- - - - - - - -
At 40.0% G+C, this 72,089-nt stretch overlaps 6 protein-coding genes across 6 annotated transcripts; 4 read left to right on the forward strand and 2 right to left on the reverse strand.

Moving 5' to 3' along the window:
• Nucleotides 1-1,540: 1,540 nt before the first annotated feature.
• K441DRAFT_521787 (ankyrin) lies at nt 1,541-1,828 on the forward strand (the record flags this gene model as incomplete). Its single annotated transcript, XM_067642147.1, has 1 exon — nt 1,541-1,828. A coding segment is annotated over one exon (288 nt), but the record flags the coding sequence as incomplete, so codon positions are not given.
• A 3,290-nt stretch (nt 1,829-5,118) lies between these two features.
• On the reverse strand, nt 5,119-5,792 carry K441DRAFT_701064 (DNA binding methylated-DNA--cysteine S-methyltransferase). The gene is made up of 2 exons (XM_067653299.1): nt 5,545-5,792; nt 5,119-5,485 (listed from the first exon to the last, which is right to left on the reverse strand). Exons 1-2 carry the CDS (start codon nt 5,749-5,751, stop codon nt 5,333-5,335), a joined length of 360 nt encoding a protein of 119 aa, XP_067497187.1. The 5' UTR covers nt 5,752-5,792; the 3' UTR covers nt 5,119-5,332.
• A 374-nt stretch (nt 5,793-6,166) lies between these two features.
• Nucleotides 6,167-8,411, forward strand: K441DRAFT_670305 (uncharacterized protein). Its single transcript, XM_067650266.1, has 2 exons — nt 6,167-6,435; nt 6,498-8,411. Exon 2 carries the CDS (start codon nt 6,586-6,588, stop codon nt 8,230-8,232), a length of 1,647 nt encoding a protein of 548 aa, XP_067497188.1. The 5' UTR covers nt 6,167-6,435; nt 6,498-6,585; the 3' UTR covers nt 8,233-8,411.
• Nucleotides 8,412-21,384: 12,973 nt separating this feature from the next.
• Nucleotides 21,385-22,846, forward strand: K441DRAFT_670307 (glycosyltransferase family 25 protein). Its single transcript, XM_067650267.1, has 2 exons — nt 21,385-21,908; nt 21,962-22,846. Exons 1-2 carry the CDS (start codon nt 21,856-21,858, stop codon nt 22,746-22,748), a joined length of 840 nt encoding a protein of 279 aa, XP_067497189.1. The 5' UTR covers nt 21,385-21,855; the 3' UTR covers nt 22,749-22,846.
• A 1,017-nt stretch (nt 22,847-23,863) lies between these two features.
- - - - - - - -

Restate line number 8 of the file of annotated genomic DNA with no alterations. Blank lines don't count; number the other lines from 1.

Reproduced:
• Nucleotides 6,167-8,411, forward strand: K441DRAFT_670305 (uncharacterized protein). Its single transcript, XM_067650266.1, has 2 exons — nt 6,167-6,435; nt 6,498-8,411. Exon 2 carries the CDS (start codon nt 6,586-6,588, stop codon nt 8,230-8,232), a length of 1,647 nt encoding a protein of 548 aa, XP_067497188.1. The 5' UTR covers nt 6,167-6,435; nt 6,498-6,585; the 3' UTR covers nt 8,233-8,411.